From the late 1190s to the expulsion of the Jews in 1290, there was a separate division for taxation of Jews and the law-cases arising between Jews and Christians, called Exchequer of the Jews (Latin: Scaccarium Judaeorum).
Through most of the 1600s, goldsmiths would deposit their reserve of treasure with the Exchequer, sanctioned by the government. Charles II "shut up" the Exchequer in 1672, forbidding payments from it, in what Walter Bagehot described as "one of those monstrous frauds... this monstrous robbery". This ruined the goldsmiths and the credit of the Stuart Government, which would never recover it. In 1694, the credit of William III of England's government was so bad in London that it could not borrow, which led to the foundation of the Governor and Company of the Bank of England.
The records of the Exchequer were kept in the Pell Office, adjacent to Westminster Hall, until the 19th century. The office was named after the skins (then "pells" or pelts) from which the rolls were made.
In the 19th century, a number of reforms reduced the role of the Exchequer, with some functions moved to other departments. The Exchequer became unnecessary as a revenue collecting department in 1834 with the reforms of Prime Minister William Pitt, who also served as Chancellor of the Exchequer. The government departments collecting revenue then paid it directly to the Bank of England, with all money previously paid to the Exchequer being credited to the Consolidated Fund.
In 1866, the Standards Department of the Board of Trade took over metrological responsibilities and audit functions were combined with those of the Commissioners for auditing the Public Accounts under the new post of Comptroller and Auditor General. The name continued as the Exchequer and Audit Department from 1866 until 1983 when the new National Audit Office was created.
In modern times, "Exchequer" has come to mean the Treasury and, colloquially, pecuniary possessions in general; as in "the company's exchequer is low".
The Scottish Exchequer dates to around 1200, with a similar role in auditing and royal revenues as in England. The Scottish Exchequer was slower to develop a separate judicial role; and it was not until 1584 that it became a Court of Law, separate from the King's council. Even then, the judicial and the administrative roles were never completely separated as with the English Exchequer.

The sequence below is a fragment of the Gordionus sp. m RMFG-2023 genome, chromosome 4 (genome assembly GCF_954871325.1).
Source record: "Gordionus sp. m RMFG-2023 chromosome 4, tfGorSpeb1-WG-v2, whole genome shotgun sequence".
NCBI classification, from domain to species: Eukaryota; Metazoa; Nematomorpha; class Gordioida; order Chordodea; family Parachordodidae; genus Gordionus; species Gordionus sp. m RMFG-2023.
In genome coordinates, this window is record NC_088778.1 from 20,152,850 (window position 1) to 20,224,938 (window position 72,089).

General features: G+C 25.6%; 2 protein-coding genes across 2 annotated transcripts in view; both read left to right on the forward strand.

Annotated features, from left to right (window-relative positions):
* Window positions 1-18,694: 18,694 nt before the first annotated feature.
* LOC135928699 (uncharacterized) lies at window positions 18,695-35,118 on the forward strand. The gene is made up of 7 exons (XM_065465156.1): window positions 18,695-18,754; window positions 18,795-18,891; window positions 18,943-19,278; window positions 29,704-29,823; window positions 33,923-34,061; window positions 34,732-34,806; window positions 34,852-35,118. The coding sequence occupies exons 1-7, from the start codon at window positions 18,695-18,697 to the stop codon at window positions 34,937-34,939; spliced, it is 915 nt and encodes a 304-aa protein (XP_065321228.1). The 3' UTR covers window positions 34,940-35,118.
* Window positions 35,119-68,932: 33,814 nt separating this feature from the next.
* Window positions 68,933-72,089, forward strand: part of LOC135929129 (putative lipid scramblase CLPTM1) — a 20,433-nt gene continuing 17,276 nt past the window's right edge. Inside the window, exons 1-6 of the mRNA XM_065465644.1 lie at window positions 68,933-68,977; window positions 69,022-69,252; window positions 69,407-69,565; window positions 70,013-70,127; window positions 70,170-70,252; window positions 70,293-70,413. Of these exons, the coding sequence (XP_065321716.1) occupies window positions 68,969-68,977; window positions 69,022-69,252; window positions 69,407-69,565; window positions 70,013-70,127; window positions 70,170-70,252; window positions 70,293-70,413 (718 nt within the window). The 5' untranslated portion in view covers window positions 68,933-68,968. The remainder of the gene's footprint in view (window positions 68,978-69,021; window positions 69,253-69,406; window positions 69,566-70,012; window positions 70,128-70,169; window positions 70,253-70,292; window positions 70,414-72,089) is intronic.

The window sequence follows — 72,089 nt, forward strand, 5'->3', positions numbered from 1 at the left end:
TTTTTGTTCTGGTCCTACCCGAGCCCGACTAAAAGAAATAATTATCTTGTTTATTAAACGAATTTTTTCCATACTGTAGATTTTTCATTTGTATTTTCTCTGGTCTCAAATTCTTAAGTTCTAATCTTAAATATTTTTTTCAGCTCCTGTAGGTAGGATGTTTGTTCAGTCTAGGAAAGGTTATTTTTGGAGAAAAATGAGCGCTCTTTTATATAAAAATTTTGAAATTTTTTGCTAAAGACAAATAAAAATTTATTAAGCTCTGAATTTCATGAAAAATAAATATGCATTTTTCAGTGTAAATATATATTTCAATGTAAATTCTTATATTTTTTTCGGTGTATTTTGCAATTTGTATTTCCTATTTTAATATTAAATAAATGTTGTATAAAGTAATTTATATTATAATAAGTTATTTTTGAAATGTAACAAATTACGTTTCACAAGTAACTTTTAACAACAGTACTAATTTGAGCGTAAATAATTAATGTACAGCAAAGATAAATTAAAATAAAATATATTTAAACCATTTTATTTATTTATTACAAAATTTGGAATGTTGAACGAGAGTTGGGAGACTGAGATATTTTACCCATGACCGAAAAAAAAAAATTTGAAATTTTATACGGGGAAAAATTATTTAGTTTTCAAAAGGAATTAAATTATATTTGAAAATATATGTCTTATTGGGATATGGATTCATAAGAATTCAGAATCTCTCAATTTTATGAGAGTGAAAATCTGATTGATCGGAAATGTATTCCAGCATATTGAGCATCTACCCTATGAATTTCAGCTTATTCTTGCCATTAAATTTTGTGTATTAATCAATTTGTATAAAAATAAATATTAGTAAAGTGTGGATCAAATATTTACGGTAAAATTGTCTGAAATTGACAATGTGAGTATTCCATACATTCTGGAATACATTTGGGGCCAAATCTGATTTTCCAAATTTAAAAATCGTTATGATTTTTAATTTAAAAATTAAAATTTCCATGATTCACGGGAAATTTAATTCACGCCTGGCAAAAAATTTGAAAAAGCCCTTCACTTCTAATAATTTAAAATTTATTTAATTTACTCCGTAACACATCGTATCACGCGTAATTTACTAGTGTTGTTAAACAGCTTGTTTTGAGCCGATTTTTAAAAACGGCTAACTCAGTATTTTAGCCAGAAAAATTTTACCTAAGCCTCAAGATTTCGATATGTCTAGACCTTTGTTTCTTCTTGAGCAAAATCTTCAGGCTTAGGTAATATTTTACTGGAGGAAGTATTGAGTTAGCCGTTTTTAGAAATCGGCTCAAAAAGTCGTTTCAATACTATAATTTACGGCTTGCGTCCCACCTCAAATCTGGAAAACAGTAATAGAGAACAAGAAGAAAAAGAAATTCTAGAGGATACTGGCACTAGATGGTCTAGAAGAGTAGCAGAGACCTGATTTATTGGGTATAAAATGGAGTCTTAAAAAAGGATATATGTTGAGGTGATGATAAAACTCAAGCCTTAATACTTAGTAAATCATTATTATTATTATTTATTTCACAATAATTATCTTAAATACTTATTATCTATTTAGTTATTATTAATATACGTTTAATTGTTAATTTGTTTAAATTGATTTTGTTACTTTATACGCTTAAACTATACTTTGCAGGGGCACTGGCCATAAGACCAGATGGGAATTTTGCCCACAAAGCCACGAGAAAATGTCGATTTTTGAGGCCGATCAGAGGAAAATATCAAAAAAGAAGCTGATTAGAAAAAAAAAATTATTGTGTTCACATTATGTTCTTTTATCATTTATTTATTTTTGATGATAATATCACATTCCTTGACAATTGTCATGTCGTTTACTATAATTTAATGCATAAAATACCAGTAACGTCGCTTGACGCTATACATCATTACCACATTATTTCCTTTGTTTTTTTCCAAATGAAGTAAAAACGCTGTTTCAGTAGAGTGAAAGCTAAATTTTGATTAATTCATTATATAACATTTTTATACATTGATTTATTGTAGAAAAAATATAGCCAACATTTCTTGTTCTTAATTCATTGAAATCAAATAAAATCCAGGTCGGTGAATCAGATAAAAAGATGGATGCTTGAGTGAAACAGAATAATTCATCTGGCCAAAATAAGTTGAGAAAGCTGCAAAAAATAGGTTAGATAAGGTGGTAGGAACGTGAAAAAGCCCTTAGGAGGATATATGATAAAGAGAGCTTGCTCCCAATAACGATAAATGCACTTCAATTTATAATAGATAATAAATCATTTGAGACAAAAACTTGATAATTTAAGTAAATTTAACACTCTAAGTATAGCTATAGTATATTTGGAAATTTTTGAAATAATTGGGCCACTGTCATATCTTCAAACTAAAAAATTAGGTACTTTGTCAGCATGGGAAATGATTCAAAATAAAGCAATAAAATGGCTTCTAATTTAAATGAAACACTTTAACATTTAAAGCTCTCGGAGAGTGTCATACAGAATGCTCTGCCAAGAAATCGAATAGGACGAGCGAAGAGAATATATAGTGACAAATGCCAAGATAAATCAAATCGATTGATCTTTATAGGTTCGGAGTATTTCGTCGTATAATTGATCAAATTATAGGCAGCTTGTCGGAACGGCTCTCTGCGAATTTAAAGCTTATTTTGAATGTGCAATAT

In 1707, the Exchequer Court (Scotland) Act 1707 (6 Ann. c. 53) reconstituted the Exchequer into a law court on the English model, with a Lord Chief Baron and four Barons. The court adopted English forms of procedure and had further powers added. This was done in Section 19 of the Act of Union 1707
From 1832, no new Barons were appointed; their role was increasingly assumed by judges of the Court of Session. By the Exchequer Court (Scotland) Act 1856 (19 & 20 Vict. c. 56), the Exchequer became a part of the Court of Session. A Lord Ordinary acts as a judge in Exchequer causes. The English forms of process ceased to be used in 1947.
The Exchequer of Ireland developed in 1210 when King John of England reorganized the governance of his Lordship of Ireland and brought it more in line with English law. It consisted of the Superior Exchequer, a court of equity and revenue akin to the Exchequer of Pleas, and the Inferior Exchequer. The latter were the treasurers who handled all logistics from collecting the money (Teller or Cashier), logging it (Clerk of the Pells) and signing money orders accepting or paying money. It was managed by its own Chancellor of the Exchequer of Ireland and Chief Baron of the Irish Exchequer.
The Court of Exchequer (Ireland) existed from about 1299 to 1877. It was abolished under the Supreme Court of Judicature Act (Ireland) 1877 and was merged, along with the Court of King's Bench (Ireland), the Court of Chancery (Ireland) and the Court of Common Pleas (Ireland), into the new High Court of Justice in Ireland (now replaced by the High Court).